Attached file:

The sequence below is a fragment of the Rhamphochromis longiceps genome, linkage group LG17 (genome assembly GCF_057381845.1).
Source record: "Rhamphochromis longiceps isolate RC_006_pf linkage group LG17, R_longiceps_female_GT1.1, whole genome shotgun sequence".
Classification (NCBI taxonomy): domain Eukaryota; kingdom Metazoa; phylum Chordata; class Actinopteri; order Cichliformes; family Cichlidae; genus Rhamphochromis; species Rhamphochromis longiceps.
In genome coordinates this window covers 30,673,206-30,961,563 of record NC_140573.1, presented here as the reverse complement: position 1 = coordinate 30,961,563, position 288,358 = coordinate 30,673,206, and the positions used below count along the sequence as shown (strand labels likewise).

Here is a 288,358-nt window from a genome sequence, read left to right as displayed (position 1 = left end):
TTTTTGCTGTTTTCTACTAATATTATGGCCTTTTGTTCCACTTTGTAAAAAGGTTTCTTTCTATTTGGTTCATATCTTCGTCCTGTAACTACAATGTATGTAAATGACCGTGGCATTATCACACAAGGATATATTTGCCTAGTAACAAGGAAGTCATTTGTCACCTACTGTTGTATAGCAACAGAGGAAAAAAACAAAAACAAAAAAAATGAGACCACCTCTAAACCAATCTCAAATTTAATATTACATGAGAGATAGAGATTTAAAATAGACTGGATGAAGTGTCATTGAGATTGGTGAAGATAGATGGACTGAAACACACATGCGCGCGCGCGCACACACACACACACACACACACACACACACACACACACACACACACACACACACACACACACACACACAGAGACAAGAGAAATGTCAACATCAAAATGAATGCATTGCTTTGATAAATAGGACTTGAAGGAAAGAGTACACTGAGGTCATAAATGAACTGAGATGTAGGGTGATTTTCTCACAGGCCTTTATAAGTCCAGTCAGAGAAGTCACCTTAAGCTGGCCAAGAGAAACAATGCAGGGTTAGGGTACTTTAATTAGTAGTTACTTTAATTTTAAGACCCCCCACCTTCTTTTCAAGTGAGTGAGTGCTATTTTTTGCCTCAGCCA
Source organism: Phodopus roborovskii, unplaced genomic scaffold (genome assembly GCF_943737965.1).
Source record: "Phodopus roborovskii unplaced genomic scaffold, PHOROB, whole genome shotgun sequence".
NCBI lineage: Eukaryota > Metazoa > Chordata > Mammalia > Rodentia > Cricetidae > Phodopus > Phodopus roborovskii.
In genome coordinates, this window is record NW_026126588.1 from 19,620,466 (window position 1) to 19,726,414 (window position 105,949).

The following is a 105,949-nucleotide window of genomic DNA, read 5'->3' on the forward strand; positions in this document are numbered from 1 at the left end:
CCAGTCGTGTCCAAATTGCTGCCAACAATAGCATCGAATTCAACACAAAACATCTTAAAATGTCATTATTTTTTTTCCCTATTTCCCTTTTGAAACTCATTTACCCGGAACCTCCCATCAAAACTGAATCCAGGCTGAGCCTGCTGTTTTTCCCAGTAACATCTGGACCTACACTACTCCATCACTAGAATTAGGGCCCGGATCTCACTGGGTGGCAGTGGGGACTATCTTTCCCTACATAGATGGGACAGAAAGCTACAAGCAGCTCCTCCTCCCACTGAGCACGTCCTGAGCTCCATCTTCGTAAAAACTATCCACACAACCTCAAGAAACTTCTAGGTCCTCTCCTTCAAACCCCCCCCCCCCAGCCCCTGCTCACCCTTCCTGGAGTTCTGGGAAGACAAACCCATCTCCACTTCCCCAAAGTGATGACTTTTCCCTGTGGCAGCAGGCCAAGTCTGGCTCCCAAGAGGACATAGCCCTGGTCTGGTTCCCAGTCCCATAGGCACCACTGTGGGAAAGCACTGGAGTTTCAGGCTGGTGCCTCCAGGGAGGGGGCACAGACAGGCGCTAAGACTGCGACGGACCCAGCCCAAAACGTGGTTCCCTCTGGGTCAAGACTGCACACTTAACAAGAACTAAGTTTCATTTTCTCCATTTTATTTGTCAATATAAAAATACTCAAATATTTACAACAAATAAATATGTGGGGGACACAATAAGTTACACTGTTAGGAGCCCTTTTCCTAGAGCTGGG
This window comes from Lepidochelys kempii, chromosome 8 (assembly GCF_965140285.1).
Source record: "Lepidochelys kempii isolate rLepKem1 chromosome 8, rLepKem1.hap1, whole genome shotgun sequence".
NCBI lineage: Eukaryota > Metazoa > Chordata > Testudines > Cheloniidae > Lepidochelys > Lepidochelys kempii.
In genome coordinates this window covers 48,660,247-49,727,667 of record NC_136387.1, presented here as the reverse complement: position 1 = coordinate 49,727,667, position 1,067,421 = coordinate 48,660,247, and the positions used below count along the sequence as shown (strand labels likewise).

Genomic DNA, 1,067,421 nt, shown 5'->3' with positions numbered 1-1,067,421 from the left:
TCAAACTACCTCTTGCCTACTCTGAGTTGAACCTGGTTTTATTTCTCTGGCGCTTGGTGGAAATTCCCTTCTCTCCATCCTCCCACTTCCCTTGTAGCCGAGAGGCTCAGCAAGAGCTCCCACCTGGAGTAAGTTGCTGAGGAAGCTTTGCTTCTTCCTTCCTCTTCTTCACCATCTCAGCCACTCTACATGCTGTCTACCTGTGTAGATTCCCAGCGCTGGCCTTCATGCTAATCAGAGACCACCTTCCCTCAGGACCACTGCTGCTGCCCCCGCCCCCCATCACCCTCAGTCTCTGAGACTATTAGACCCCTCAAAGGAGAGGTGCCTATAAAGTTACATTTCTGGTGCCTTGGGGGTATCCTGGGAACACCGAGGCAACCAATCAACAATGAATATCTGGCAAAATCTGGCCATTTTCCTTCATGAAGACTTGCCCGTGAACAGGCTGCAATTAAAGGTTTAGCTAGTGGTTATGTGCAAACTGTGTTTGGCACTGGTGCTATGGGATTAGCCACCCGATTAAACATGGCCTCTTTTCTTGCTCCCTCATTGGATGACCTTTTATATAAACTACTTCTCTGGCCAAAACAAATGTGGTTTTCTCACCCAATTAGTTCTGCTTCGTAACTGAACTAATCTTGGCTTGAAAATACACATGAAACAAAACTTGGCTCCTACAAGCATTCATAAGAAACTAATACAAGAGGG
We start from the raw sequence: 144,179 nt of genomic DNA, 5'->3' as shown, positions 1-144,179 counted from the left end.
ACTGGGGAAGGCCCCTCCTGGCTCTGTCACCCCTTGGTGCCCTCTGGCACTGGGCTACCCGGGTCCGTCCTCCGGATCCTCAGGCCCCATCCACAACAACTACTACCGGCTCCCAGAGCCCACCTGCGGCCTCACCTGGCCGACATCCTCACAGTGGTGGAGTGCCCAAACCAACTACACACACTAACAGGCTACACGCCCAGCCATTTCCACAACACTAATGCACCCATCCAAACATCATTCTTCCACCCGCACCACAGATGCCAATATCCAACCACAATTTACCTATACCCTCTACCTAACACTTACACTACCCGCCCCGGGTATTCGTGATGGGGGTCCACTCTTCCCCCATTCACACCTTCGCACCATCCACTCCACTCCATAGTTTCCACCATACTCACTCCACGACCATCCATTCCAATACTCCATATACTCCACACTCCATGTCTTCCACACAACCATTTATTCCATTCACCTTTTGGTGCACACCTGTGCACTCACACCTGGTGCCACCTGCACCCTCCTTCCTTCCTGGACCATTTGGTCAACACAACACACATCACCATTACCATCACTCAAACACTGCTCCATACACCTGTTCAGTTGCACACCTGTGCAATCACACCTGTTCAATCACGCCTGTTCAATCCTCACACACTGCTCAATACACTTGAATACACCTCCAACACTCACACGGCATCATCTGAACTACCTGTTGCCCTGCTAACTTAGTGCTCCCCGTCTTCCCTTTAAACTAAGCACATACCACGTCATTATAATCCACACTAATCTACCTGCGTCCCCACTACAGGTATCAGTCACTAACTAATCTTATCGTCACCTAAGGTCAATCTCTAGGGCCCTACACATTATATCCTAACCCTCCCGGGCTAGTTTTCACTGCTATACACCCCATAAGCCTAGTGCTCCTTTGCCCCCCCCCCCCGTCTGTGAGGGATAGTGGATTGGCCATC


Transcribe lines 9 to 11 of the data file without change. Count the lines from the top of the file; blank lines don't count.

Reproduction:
NCBI lineage: Eukaryota > Metazoa > Chordata > Mammalia > Rodentia > Cricetidae > Phodopus > Phodopus roborovskii.
In genome coordinates, this window is record NW_026126588.1 from 19,620,466 (window position 1) to 19,726,414 (window position 105,949).

The following is a 105,949-nucleotide window of genomic DNA, read 5'->3' on the forward strand; positions in this document are numbered from 1 at the left end: